Doxepin is a tricyclic antidepressant, known under many brand-names such as Aponal®, the original preparation by Boehringer-Ingelheim, now part of the Roche group; Adapine®, Sinquan® and Sinequan® (Pfizer Inc.); and Zonalon®, a cream-based preparation. more...
Doxepin inhibits the reuptake of serotonin and noradrenaline from the synaptic cleft (dual action). The reuptake-inhibition of dopamine is very weak.
It has antagonistic effects (blockade) on a variety of postsynaptic receptors:
- Extremely strong : H1, H2
- Strong : 5-HT2, Alpha1, Muscarinic
- Moderate : 5-HT1
- Weak : D2, Alpha2
These effects account for the actions as well for most side-effects (sedation, hypotension, anticholinergic side-effects, massive weight gain). Doxepin shows strong antagonism against the effects of Reserpin (amine depletion) in the animal model. Like other 'classical' antidepressants it has a sodium channel blocking activity, possibly accounting for its analgesic action. Additionally, Doxepin exerts a strong local-anesthetic action.
Peak plasma levels are seen 2 to 3 hours after oral dosing.
- Mouse : i.v. 15 - 20mg/kg body weight, oral 148 - 178mg/kg body weight
- Rat : i.v. 13 - 19mg/kg body weight, oral 346 - 460mg/kg body weight
- Human : Not exactly known, clinical experience indicates a rather high acute toxicity, as is the case with other tri-/tetracyclics. Fatal dose in sensitive adults may be as low as 500 to 1,000mg oral (7 to 14mg/kg). In children below 12 yrs. of age any oral intake is to be considered as serious.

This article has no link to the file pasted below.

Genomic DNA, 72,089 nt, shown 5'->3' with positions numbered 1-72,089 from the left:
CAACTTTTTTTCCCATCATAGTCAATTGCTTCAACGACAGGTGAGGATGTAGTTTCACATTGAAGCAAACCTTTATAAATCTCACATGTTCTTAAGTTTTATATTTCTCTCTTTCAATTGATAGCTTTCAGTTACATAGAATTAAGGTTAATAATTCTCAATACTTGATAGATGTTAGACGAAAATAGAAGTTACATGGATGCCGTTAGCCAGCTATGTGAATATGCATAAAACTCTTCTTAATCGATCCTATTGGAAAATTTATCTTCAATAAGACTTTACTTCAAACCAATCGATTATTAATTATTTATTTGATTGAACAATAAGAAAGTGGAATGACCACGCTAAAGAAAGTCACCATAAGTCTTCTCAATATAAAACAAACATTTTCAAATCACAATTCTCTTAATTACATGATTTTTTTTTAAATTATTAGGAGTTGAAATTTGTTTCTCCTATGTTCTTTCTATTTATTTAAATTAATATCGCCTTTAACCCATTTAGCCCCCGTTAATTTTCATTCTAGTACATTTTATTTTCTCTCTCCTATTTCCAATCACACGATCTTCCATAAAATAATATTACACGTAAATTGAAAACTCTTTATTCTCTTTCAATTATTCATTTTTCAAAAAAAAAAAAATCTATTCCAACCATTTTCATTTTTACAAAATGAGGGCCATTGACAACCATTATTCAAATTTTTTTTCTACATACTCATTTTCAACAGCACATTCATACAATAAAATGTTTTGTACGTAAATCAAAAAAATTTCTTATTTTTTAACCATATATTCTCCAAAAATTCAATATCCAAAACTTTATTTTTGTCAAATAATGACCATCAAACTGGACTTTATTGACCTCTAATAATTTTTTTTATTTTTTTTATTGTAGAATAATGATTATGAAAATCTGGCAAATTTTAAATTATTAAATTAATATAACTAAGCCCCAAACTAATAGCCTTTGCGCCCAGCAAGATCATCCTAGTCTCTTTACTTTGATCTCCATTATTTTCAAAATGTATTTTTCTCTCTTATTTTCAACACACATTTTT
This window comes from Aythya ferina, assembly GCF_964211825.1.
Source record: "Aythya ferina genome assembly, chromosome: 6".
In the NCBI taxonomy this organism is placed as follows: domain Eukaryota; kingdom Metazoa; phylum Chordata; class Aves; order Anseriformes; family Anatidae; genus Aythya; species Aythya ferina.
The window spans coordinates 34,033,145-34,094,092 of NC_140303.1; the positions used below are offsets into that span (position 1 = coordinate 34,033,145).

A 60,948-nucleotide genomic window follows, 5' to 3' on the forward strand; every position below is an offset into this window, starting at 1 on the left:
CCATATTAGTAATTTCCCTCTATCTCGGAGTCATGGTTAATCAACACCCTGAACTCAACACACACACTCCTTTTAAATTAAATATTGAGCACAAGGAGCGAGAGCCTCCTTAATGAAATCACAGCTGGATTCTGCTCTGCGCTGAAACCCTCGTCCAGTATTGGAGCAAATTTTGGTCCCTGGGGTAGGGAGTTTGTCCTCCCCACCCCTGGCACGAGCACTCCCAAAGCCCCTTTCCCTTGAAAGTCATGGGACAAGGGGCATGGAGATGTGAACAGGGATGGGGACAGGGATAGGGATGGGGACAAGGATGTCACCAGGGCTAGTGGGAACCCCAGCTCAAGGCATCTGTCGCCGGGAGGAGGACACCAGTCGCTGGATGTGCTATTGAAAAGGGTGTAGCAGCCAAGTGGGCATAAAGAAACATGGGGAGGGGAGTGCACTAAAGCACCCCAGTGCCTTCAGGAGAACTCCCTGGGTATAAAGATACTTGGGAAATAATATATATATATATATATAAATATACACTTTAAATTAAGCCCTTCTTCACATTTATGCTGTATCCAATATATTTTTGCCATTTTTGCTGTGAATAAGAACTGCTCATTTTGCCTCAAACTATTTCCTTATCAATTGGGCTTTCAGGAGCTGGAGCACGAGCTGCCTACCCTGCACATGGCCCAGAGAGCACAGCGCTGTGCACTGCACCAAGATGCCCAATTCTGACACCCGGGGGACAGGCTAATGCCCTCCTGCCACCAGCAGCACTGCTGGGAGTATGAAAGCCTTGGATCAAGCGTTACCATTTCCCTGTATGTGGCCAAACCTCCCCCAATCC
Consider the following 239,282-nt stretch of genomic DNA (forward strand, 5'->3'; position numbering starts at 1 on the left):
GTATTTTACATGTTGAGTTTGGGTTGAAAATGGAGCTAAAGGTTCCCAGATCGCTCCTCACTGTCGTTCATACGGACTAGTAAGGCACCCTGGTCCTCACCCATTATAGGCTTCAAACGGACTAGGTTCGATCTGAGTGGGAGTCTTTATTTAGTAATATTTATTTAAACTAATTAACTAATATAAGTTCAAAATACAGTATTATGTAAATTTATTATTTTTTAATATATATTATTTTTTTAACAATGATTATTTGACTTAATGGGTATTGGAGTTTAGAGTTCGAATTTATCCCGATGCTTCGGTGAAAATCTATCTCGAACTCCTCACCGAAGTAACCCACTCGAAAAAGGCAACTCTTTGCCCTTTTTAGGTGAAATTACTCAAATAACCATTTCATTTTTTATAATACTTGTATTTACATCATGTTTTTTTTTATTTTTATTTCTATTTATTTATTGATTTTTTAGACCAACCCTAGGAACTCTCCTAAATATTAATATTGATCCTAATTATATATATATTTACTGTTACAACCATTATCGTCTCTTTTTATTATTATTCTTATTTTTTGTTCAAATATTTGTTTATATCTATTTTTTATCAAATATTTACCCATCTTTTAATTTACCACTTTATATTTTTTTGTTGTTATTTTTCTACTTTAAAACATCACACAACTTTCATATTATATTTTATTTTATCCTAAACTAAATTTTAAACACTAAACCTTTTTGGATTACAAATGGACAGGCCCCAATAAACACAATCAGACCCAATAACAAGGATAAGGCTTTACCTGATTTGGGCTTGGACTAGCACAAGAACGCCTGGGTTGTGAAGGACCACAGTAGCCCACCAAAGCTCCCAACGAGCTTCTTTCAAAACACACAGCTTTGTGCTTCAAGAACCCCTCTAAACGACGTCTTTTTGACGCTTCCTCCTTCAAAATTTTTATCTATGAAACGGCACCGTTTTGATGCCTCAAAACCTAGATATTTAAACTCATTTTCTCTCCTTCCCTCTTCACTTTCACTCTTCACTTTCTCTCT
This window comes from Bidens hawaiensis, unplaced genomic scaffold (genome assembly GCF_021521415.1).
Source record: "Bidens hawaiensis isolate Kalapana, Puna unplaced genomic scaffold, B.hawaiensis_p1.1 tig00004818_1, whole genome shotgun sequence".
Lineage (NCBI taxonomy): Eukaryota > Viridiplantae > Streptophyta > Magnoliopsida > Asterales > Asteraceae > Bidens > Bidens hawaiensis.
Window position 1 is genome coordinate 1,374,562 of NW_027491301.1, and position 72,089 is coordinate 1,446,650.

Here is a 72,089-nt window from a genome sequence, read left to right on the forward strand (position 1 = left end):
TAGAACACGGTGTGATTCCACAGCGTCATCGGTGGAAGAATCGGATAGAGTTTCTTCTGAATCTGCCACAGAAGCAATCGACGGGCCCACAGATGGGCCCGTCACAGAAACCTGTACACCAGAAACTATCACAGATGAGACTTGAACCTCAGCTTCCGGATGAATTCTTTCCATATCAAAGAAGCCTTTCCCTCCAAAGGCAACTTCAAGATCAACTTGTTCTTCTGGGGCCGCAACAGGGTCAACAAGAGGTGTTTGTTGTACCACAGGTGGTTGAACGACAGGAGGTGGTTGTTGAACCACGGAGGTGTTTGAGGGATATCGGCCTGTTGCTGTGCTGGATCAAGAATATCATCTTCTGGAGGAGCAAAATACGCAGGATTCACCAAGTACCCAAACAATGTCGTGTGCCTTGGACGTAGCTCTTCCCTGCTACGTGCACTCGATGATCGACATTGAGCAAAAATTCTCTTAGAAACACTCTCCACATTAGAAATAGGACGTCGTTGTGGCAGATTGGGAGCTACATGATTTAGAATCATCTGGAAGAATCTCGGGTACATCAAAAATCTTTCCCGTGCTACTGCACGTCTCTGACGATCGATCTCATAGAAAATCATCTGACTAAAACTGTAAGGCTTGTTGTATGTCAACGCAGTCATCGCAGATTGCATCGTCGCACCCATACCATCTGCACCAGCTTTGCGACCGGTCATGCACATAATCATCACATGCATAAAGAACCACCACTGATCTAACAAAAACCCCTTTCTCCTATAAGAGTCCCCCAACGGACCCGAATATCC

- Dog and Rat : Fat deposits in liver cells and decrease of triglyceride levels in plasma
- Human : Data not available
Approved uses may vary by country. In the United States, the only FDA approved use of doxepin is the treatment of depression. All other uses should be considered off-label.
- Anxiety disorder, longterm-treatment is possible
- Insomnia, also suitable for longterm-treatment
- Alleviation of the symptoms of alcohol and drug withdrawal (N.B.: Doxepin does not suppress seizure activity in alcoholics ('rum fits'). Cotreatment with benzodiazepines or barbiturates is needed to treat seizures effectively.)
- Gastrointestinal ulceration and other GI-problems (e.g. irritable bowel syndrome), whether part of depression or not. The action is due to strong H2-receptor antagonism. The efficiacy is comparable to H2-Receptor-Inhibitors.
- Chronic pain, particular tension headaches, whether associated with depression or not
- External treatment of itching skin disease with Zonalon®
- known hypersensitivity to doxepin or other dibenzoxepines or other ingredients of the drug
- acute intoxication with alcohol, sedatives, analgesics and other psychoactive drugs
- acute delirium tremens
- untreated closed angle glaucoma
- hypertrophy of the prostate with urine retention
- paralytic ileus
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